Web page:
Anti-depressants- the most frequently prescribed drugs for those from 20-59- can be a “helpful tool,” acknowledges Julia Ross M.A., the executive director of Mill Valley nutrition clinic, with 80% of their patients go there for depression treatment. The trouble is, they don’t cure anything, so when you go off them you risk becoming depressed again.”
Ross says that because nutrient therapy targets the underlying problem, it can keep people off medication for good.
Over the years, doctors have discovered that a single drug often isn’t enough to fully brighten moods (and even if it is, the pills can create other problems-obliterate sex drive, or the ability to sleep), so many now add a second medication to augment the first, plus something to improve sleep or lift libido. People with hard to treat illnesses can wind up with half a dozen prescriptions. According to Ramin Mojtabai; M.D. PhD, associate professor at John Hopkins Bloomberg School of Public Health’ study had found that doctors prescribe two or more meds during a single office visit 60% of the time up 20% from a decade ago.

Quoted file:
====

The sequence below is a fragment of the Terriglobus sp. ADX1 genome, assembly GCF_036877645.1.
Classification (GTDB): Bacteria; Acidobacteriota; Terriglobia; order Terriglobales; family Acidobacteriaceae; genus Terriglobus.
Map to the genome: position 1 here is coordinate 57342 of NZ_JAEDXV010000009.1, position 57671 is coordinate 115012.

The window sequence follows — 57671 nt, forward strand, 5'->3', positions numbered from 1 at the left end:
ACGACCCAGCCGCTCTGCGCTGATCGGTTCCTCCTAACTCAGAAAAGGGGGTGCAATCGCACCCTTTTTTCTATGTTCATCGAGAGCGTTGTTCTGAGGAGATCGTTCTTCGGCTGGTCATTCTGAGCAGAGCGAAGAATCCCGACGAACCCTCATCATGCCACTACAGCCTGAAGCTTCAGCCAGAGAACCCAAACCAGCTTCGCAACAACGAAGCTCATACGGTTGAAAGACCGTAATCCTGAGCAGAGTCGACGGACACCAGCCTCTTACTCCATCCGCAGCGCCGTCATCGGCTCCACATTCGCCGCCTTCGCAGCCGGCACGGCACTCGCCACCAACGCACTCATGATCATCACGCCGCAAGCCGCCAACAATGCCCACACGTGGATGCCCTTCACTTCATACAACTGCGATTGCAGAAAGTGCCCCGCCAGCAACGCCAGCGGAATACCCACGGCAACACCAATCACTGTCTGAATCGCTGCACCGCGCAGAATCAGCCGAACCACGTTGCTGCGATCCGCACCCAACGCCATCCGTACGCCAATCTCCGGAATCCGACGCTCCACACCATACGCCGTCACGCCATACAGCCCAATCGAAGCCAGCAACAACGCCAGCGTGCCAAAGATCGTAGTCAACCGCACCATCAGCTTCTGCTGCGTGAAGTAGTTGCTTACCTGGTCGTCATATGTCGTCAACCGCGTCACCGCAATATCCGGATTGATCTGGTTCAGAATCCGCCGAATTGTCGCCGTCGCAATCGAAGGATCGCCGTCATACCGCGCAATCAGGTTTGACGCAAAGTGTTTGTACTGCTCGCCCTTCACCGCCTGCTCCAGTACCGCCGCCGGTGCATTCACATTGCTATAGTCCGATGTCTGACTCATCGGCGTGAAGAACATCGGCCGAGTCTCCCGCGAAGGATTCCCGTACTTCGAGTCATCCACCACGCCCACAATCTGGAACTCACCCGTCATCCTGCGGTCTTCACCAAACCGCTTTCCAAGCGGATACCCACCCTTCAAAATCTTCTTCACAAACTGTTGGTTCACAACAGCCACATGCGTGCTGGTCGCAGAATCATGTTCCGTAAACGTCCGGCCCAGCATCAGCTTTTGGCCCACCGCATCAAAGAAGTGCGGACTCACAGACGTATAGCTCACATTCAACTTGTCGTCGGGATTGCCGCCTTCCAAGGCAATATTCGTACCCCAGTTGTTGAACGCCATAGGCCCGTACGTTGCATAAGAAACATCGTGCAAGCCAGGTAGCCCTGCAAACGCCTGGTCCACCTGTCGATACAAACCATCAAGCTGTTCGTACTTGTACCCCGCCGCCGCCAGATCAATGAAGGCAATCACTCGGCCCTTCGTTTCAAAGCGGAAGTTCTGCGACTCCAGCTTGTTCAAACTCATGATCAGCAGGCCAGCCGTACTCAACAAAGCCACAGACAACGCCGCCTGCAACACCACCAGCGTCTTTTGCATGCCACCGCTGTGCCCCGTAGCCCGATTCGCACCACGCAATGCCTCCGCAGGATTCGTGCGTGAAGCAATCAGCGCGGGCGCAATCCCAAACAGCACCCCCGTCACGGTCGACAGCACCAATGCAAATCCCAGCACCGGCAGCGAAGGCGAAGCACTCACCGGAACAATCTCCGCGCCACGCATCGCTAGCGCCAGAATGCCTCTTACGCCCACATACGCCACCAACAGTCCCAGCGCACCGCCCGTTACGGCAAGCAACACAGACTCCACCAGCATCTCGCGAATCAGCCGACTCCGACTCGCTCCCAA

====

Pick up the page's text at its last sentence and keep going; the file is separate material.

The risk of taking multiple meds isbecoming clearer. Most seriously, combining meds can cause diabetes, high cholesterol, and colossal weight gain (40-60 pounds isn’t unusual). It can also churn up the mind or [Read more...]